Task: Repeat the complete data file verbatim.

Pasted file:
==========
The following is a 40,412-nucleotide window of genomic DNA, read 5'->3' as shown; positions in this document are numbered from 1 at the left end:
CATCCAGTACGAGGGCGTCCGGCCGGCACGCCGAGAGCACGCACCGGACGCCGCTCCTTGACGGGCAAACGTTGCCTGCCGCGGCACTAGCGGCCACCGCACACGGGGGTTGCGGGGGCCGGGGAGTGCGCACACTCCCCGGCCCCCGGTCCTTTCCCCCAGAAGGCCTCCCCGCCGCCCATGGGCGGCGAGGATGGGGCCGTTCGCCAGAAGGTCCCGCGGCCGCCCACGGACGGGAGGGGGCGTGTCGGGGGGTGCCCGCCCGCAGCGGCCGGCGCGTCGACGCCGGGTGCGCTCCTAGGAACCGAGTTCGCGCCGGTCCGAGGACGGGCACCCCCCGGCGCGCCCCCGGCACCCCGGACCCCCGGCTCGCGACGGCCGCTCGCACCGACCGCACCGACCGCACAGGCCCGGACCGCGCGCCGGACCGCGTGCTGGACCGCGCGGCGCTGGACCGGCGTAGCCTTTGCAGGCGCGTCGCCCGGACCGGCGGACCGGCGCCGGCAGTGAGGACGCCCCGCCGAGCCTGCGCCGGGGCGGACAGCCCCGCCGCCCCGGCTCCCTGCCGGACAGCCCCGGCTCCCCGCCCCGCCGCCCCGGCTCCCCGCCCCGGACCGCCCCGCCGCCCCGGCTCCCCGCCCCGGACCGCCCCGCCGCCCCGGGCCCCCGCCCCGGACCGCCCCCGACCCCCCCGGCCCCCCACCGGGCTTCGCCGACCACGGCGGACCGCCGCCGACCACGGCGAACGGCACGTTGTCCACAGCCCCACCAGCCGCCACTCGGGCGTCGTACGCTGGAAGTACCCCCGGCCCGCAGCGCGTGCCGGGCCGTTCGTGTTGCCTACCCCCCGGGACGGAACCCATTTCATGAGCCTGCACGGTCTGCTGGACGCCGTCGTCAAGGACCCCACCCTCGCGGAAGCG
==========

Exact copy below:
The following is a 40,412-nucleotide window of genomic DNA, read 5'->3' as shown; positions in this document are numbered from 1 at the left end:
CATCCAGTACGAGGGCGTCCGGCCGGCACGCCGAGAGCACGCACCGGACGCCGCTCCTTGACGGGCAAACGTTGCCTGCCGCGGCACTAGCGGCCACCGCACACGGGGGTTGCGGGGGCCGGGGAGTGCGCACACTCCCCGGCCCCCGGTCCTTTCCCCCAGAAGGCCTCCCCGCCGCCCATGGGCGGCGAGGATGGGGCCGTTCGCCAGAAGGTCCCGCGGCCGCCCACGGACGGGAGGGGGCGTGTCGGGGGGTGCCCGCCCGCAGCGGCCGGCGCGTCGACGCCGGGTGCGCTCCTAGGAACCGAGTTCGCGCCGGTCCGAGGACGGGCACCCCCCGGCGCGCCCCCGGCACCCCGGACCCCCGGCTCGCGACGGCCGCTCGCACCGACCGCACCGACCGCACAGGCCCGGACCGCGCGCCGGACCGCGTGCTGGACCGCGCGGCGCTGGACCGGCGTAGCCTTTGCAGGCGCGTCGCCCGGACCGGCGGACCGGCGCCGGCAGTGAGGACGCCCCGCCGAGCCTGCGCCGGGGCGGACAGCCCCGCCGCCCCGGCTCCCTGCCGGACAGCCCCGGCTCCCCGCCCCGCCGCCCCGGCTCCCCGCCCCGGACCGCCCCGCCGCCCCGGCTCCCCGCCCCGGACCGCCCCGCCGCCCCGGGCCCCCGCCCCGGACCGCCCCCGACCCCCCCGGCCCCCCACCGGGCTTCGCCGACCACGGCGGACCGCCGCCGACCACGGCGAACGGCACGTTGTCCACAGCCCCACCAGCCGCCACTCGGGCGTCGTACGCTGGAAGTACCCCCGGCCCGCAGCGCGTGCCGGGCCGTTCGTGTTGCCTACCCCCCGGGACGGAACCCATTTCATGAGCCTGCACGGTCTGCTGGACGCCGTCGTCAAGGACCCCACCCTCGCGGAAGCG